Hamad insists he did nothing wrong as he gets 36 years to life in double murder

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By Ed Runyan



Judge sentences Nasser Hamad to life for Howland killings

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The judge in the Nasser Hamad trial has sentenced Hamad to life in prison with parole eligibility after 36 years.

The Nasser Hamad aggravated-murder case ended much like it started: Hamad insisting he did nothing wrong.

“They approached me, and they gave me a beating. It just didn’t go the way they meant for it to go. It’s not my fault,” he said Thursday.

Judge Ronald Rice of Trumbull County Common Pleas Court told Hamad, 48, he will spend at least the next 36 years behind bars as part of his life prison sentence for killing two young men and injuring three other people who came to his Howland home Feb. 25.


The judge rejected the prosecutors’ request to run Hamad’s two aggravated-murder convictions consecutively, which would have meant life in prison with parole eligibility after about 60 years.

The judge, who made Hamad aware during jury selection that he, like Hamad, has Arab bloodlines, told Hamad he exhibited “foolishness” for his actions against the five victims.

Judge Rice conceded the conflict in front of Hamad’s home and business on state Route 46 “never would have happened” if April Trent-Vokes, 42, had not driven herself and four young males there to confront him over vulgar and threatening Facebook posts that he and two of the youths had exchanged that day.

“It is equally true that your response to her poor judgment caused the death of two young people,” the judge said.

The confrontation had been months in the making, but it flared Feb. 25 when Hamad and Bryce Hendrickson, 19, son of his girlfriend, Tracy Hendrickson, started threatening each other on Facebook.

A cousin of Bryce Hendrickson, John Shively, 17, who had just moved to Warren with his mother, Trent-Vokes, 12 days earlier, joined the Facebook fight and later urged his mother to take him to Hamad’s house.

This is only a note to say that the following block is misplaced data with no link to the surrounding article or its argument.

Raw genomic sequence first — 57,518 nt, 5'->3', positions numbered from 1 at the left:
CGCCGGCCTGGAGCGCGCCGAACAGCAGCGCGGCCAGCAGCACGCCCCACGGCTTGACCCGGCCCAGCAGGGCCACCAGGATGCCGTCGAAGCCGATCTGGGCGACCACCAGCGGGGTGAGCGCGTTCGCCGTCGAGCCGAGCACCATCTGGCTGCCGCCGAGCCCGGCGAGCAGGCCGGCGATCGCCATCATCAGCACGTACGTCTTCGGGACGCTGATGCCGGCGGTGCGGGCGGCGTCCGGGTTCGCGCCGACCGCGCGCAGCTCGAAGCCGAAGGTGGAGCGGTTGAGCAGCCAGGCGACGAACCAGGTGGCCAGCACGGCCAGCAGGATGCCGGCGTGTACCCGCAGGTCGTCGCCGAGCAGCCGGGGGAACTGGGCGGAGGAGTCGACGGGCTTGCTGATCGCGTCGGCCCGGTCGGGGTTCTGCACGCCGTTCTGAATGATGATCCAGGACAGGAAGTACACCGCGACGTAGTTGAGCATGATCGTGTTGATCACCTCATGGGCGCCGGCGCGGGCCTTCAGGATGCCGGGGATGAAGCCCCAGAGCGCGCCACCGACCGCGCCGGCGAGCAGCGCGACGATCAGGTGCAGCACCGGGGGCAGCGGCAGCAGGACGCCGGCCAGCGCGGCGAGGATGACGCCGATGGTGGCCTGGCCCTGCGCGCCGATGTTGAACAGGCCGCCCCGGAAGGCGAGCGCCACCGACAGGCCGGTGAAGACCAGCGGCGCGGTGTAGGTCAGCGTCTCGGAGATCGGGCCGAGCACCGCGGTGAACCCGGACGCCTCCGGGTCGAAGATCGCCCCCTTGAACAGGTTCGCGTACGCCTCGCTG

She got out of her van first and yelled at Hamad about threatening Shively, who was standing nearby. Hamad tackled Shively, and the three other males got out of the van and joined in, assaulting and injuring Hamad.

When Hamad broke free, the five went back to their minivan near the road, and Hamad went in the house, got a gun, walked toward the van and fired it at the five. When his bullets ran out, he went back in the house to reload, went back to the van and fired some more.

Killed were Josh Haber, 19, and Joshua Williams, 20. Seriously injured were Trent-Vokes and Bryce Hendrickson. Shively suffered a grazing gunshot wound.

“Mr. Hamad, you had choices that day. You could have blocked their text messages and/or Facebook posts. You could have stayed in your house after the fight. You could have called police,” the judge said.

Hamad told the judge during one of the two times he spoke: “I did not invite these people over. I did my best to avoid these people. Not one thing of that was brought out” in the trial.

During a long discourse, he covered a wide range of topics – trial evidence, family values, his treatment in jail and the politics of the death penalty and the prosecutor’s office. The hearing also was a forum for several family members of the five victims to speak.

Brian Hendrickson, estranged husband of Tracy Hendrickson, father of Bryce Hendrickson, uncle of Joshua Williams and distant relative of Shively, said of Bryce: “He was shot. He recovered, but he never recovered mentally.”

He said even though his son and Williams were cousins, they were more like brothers.

“I tried to talk to him every day, and I knew he was failing,” he said of Bryce. “He felt guilty. Something was wrong in his mind, and I knew I lost him.”

Though police suspect Bryce Hendrickson died Sept. 30 of a drug overdose in McDonald, Brian Hendrickson called his son’s death “a suicide because he couldn’t live anymore without Josh.”

He said Hamad told Bryce to come over to Hamad’s house Feb. 25 “no guns, no police, just fight. Well, when he didn’t get the better half of the fight, he went in and got his gun,” Hendrickson said.

Mary-Jo Hoso, a victim/witness advocate who works for the county prosecutor’s office, read statements written by Williams’ mother, Kristen Williams, and Bryan Patterson, father of Joshua Haber.

Williams said her son “stood up for what he believed in” and “did not like violence or drama and was always a peace keeper. Our son never harassed or fought with his killer ever.”

She added: “We were, and always will be, proud of our son, who was a wonderful human being with a pure and gentle soul.”

Williams lived in Warren.

His grandmother, Sandra Williams said the boys in the van were wrong to “harass, trespass and assault, but the punishment for those infractions would not have been a death sentence.”

Haber’s father said anyone who knew his son considered him “the most loyal, selfless person they knew.”

He came to Ohio with his mother because he was “the man of the house” and wanted to protect his mother, Patterson said.

“There is no doubt that our young man always put family first, selflessly, even as he took his last breath,” he said.

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